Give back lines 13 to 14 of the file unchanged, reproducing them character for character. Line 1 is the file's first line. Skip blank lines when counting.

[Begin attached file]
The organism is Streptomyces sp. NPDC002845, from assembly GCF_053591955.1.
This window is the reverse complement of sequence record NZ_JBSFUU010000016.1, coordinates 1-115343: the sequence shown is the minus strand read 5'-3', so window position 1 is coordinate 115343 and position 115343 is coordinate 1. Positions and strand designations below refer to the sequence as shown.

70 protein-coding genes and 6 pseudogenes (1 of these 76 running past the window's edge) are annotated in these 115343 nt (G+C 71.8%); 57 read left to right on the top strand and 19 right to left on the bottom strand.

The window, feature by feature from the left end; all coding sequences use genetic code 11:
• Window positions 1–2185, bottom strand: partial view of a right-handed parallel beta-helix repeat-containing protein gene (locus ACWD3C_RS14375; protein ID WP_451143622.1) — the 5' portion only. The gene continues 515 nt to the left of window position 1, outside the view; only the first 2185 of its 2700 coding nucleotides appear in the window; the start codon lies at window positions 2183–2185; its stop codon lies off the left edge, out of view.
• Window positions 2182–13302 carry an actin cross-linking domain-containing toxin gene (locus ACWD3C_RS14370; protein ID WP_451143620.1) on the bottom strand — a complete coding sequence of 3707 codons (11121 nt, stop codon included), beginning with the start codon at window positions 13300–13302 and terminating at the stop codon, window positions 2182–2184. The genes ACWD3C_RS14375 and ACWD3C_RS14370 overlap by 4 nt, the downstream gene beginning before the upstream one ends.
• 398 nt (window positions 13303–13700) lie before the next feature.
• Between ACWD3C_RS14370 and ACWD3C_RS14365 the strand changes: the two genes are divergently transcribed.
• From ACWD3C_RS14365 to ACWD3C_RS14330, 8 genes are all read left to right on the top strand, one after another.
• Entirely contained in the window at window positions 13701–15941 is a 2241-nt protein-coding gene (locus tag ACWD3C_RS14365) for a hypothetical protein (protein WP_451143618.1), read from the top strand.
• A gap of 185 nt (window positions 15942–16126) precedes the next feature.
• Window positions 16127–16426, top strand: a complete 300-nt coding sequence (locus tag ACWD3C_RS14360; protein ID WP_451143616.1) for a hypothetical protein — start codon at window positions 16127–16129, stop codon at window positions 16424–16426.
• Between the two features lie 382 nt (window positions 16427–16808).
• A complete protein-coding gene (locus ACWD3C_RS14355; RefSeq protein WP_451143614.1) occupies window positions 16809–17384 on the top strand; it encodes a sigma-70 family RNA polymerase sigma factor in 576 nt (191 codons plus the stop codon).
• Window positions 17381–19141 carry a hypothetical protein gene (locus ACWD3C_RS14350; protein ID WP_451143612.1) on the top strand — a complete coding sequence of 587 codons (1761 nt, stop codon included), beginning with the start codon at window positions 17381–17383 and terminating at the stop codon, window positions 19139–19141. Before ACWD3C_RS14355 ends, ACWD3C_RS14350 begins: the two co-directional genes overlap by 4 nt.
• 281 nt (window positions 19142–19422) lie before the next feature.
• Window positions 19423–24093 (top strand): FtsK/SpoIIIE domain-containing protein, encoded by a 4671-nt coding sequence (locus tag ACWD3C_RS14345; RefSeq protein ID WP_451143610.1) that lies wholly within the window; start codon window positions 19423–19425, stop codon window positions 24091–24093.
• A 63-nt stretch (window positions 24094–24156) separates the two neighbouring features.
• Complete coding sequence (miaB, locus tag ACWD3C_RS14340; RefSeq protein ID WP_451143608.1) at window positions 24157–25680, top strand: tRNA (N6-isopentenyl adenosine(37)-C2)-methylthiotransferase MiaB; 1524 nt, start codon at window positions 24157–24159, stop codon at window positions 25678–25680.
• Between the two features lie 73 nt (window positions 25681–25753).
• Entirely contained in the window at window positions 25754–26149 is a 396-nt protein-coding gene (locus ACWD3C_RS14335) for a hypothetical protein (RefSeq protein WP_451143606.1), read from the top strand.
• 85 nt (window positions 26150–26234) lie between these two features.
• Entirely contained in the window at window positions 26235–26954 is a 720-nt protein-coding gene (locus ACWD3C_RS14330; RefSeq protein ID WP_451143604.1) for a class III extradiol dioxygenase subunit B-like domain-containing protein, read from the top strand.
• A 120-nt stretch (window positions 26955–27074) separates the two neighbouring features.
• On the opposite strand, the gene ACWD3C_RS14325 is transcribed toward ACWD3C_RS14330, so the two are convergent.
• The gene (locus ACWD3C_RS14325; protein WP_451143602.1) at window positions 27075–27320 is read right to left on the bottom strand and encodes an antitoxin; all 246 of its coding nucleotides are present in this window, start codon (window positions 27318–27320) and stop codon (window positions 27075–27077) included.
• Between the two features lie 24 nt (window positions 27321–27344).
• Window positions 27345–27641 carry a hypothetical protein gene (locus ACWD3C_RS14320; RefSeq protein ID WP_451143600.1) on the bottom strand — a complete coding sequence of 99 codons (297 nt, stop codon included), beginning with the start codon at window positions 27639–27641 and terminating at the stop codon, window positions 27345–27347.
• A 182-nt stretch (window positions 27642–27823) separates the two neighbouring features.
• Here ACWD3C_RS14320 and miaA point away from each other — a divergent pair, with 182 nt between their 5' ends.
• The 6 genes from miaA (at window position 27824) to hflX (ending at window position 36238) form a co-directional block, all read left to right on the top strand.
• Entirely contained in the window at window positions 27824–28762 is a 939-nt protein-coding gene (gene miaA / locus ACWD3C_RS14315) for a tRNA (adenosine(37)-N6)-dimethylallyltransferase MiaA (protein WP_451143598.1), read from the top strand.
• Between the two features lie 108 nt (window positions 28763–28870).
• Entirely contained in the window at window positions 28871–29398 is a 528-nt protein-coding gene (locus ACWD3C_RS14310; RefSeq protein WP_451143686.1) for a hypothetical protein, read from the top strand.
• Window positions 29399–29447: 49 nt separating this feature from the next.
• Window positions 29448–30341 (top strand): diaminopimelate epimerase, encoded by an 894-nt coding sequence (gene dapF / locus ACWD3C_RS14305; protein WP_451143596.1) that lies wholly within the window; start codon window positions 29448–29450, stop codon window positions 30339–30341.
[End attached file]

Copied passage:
• Between the two features lie 382 nt (window positions 16427–16808).
• A complete protein-coding gene (locus ACWD3C_RS14355; RefSeq protein WP_451143614.1) occupies window positions 16809–17384 on the top strand; it encodes a sigma-70 family RNA polymerase sigma factor in 576 nt (191 codons plus the stop codon).